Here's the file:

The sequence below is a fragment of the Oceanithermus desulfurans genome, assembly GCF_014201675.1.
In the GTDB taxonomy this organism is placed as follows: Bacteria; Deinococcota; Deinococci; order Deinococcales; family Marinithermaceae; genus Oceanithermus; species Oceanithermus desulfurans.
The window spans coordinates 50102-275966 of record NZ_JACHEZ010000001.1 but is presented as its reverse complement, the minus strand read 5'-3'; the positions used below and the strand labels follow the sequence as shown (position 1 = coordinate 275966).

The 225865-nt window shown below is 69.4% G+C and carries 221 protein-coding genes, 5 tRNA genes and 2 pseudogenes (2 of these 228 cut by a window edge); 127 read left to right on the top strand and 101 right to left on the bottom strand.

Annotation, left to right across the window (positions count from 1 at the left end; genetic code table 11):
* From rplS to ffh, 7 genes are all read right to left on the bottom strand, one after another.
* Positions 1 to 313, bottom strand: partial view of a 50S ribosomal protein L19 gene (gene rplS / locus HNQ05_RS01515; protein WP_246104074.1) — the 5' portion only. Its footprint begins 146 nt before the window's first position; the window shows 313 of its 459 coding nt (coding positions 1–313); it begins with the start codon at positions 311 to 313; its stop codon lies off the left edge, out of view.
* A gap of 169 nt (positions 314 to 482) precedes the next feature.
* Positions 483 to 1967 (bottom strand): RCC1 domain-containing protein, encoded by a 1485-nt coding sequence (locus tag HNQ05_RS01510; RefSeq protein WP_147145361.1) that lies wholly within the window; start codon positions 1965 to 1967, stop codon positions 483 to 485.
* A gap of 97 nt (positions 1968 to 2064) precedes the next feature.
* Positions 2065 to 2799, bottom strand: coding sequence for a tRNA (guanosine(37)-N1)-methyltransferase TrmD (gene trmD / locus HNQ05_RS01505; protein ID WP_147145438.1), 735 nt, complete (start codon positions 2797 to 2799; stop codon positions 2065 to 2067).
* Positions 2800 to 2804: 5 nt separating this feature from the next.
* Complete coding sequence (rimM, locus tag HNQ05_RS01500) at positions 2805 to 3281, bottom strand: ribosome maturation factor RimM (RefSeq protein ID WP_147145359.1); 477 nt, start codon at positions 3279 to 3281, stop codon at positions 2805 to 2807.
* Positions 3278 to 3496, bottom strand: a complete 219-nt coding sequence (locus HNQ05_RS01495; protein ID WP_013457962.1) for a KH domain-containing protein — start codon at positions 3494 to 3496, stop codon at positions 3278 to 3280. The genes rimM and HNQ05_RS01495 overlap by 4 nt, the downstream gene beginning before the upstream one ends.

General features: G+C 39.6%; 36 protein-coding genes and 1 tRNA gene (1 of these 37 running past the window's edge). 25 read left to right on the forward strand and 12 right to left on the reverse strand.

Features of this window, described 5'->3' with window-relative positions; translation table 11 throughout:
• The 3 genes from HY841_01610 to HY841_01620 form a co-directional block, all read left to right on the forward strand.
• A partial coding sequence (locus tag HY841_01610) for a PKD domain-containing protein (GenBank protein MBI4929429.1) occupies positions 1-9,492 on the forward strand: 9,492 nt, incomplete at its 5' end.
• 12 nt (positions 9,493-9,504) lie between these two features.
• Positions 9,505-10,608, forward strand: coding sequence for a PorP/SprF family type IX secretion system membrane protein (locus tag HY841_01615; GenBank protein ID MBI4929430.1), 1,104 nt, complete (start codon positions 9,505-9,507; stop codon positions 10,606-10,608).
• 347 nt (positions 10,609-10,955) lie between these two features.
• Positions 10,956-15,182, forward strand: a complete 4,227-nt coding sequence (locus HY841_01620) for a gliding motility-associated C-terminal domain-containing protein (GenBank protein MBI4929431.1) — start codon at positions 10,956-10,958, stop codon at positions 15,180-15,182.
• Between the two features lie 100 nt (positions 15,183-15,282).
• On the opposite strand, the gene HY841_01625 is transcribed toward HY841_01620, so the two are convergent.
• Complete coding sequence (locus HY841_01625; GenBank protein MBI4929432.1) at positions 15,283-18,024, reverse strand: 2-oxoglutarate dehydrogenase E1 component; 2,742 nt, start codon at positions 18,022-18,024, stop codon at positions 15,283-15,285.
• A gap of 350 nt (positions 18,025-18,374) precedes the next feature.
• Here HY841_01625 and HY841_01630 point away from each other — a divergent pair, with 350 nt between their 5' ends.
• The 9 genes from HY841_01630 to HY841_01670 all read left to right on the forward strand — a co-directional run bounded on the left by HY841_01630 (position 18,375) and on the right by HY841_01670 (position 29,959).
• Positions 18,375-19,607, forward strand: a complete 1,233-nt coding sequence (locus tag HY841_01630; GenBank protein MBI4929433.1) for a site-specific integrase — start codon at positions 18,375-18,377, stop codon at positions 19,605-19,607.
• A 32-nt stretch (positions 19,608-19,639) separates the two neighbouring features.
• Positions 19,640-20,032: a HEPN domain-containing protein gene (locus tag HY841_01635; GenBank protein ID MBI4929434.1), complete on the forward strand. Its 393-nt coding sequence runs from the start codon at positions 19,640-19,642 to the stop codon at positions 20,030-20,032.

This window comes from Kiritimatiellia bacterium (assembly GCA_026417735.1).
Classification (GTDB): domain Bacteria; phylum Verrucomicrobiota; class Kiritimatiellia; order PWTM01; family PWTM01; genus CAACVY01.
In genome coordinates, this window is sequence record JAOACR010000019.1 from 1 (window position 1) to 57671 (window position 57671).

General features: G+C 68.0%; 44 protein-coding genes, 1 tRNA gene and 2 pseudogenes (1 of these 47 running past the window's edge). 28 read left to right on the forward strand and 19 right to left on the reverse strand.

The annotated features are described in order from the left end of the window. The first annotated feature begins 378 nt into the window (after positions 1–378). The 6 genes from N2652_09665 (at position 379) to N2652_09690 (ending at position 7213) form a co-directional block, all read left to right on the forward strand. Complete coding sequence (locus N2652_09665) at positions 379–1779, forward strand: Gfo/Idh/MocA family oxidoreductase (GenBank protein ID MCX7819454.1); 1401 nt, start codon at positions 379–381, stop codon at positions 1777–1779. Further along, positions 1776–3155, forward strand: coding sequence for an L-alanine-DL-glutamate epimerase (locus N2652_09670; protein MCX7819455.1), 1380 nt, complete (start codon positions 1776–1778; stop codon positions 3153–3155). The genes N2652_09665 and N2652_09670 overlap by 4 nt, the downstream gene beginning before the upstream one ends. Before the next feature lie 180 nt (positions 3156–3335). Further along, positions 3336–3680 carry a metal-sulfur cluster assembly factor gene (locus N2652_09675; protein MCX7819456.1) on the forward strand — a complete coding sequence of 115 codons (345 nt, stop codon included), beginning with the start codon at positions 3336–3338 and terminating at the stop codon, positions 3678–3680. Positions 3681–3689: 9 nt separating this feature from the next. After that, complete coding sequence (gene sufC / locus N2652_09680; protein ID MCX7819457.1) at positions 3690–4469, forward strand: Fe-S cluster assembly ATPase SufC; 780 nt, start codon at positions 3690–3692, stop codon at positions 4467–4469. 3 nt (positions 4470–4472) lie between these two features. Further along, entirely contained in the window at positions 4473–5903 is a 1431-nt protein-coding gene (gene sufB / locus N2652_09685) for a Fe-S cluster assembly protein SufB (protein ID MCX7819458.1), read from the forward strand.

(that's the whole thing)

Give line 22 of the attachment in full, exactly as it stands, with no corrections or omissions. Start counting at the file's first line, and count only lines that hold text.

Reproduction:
• Positions 10,956-15,182, forward strand: a complete 4,227-nt coding sequence (locus HY841_01620) for a gliding motility-associated C-terminal domain-containing protein (GenBank protein MBI4929431.1) — start codon at positions 10,956-10,958, stop codon at positions 15,180-15,182.